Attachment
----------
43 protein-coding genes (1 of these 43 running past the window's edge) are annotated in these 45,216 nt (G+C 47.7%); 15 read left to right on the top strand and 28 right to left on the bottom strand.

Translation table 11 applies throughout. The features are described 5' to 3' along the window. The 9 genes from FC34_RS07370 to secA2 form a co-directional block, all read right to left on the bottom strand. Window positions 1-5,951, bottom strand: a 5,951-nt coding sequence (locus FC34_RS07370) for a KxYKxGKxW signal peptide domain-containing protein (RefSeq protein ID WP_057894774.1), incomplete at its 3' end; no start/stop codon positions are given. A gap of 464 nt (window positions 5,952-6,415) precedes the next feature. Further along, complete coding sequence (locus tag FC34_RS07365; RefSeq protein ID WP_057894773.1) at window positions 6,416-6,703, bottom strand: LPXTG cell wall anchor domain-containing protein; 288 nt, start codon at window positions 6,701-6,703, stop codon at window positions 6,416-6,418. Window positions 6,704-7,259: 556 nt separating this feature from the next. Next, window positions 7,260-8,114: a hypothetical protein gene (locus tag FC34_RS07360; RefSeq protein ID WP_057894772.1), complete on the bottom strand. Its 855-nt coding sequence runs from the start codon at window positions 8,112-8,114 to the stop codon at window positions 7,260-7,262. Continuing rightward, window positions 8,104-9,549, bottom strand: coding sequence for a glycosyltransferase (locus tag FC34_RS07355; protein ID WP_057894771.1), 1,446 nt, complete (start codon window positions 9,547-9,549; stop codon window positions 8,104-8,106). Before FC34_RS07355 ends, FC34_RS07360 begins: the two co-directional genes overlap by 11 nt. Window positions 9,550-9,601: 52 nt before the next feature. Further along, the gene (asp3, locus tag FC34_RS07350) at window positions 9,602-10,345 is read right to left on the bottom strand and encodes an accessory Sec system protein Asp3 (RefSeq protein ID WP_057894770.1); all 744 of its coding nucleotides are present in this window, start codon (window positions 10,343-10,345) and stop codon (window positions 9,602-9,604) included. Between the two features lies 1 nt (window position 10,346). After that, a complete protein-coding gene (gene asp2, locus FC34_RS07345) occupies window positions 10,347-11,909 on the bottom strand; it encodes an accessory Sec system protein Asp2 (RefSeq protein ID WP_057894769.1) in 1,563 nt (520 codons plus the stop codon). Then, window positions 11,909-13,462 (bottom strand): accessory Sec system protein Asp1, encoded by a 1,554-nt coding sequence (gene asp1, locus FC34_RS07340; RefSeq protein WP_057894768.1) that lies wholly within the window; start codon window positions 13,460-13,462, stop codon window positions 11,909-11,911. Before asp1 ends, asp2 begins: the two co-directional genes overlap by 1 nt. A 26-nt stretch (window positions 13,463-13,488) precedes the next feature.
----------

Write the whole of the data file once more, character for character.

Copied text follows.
43 protein-coding genes (1 of these 43 running past the window's edge) are annotated in these 45,216 nt (G+C 47.7%); 15 read left to right on the top strand and 28 right to left on the bottom strand.

Translation table 11 applies throughout. The features are described 5' to 3' along the window. The 9 genes from FC34_RS07370 to secA2 form a co-directional block, all read right to left on the bottom strand. Window positions 1-5,951, bottom strand: a 5,951-nt coding sequence (locus FC34_RS07370) for a KxYKxGKxW signal peptide domain-containing protein (RefSeq protein ID WP_057894774.1), incomplete at its 3' end; no start/stop codon positions are given. A gap of 464 nt (window positions 5,952-6,415) precedes the next feature. Further along, complete coding sequence (locus tag FC34_RS07365; RefSeq protein ID WP_057894773.1) at window positions 6,416-6,703, bottom strand: LPXTG cell wall anchor domain-containing protein; 288 nt, start codon at window positions 6,701-6,703, stop codon at window positions 6,416-6,418. Window positions 6,704-7,259: 556 nt separating this feature from the next. Next, window positions 7,260-8,114: a hypothetical protein gene (locus tag FC34_RS07360; RefSeq protein ID WP_057894772.1), complete on the bottom strand. Its 855-nt coding sequence runs from the start codon at window positions 8,112-8,114 to the stop codon at window positions 7,260-7,262. Continuing rightward, window positions 8,104-9,549, bottom strand: coding sequence for a glycosyltransferase (locus tag FC34_RS07355; protein ID WP_057894771.1), 1,446 nt, complete (start codon window positions 9,547-9,549; stop codon window positions 8,104-8,106). Before FC34_RS07355 ends, FC34_RS07360 begins: the two co-directional genes overlap by 11 nt. Window positions 9,550-9,601: 52 nt before the next feature. Further along, the gene (asp3, locus tag FC34_RS07350) at window positions 9,602-10,345 is read right to left on the bottom strand and encodes an accessory Sec system protein Asp3 (RefSeq protein ID WP_057894770.1); all 744 of its coding nucleotides are present in this window, start codon (window positions 10,343-10,345) and stop codon (window positions 9,602-9,604) included. Between the two features lies 1 nt (window position 10,346). After that, a complete protein-coding gene (gene asp2, locus FC34_RS07345) occupies window positions 10,347-11,909 on the bottom strand; it encodes an accessory Sec system protein Asp2 (RefSeq protein ID WP_057894769.1) in 1,563 nt (520 codons plus the stop codon). Then, window positions 11,909-13,462 (bottom strand): accessory Sec system protein Asp1, encoded by a 1,554-nt coding sequence (gene asp1, locus FC34_RS07340; RefSeq protein WP_057894768.1) that lies wholly within the window; start codon window positions 13,460-13,462, stop codon window positions 11,909-11,911. Before asp1 ends, asp2 begins: the two co-directional genes overlap by 1 nt. A 26-nt stretch (window positions 13,463-13,488) precedes the next feature.